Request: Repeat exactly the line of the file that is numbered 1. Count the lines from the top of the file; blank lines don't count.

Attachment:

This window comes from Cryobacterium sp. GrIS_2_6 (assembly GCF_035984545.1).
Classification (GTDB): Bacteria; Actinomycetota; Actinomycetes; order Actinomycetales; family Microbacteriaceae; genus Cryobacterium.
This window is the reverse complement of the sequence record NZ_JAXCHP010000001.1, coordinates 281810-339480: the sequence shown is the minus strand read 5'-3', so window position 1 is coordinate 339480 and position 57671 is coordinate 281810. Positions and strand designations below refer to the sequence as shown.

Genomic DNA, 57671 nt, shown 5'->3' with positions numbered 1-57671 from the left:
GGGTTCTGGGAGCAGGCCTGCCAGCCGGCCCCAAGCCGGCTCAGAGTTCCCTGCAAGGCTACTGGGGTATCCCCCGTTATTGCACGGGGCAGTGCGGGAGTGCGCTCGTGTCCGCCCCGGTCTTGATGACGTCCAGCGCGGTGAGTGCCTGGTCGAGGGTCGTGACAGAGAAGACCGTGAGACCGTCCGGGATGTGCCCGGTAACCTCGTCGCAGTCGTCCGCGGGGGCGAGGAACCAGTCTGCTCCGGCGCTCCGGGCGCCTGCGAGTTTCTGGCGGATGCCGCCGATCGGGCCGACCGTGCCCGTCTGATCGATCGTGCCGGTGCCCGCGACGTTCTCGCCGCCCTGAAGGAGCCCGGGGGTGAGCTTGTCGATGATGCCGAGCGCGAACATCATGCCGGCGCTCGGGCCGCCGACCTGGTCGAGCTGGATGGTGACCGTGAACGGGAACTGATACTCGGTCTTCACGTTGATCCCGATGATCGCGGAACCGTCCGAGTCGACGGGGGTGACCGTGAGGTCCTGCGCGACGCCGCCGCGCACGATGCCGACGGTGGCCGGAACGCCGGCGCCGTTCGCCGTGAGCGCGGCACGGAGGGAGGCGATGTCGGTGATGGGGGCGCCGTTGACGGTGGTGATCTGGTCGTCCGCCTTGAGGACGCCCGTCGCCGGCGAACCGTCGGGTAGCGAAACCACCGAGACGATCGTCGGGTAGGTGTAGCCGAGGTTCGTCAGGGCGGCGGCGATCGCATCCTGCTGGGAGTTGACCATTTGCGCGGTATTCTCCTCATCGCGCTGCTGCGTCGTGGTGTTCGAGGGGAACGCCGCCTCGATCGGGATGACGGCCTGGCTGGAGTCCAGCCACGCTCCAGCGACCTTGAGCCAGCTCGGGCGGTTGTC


This window comes from Cryobacterium sp. GrIS_2_6 (assembly GCF_035984545.1).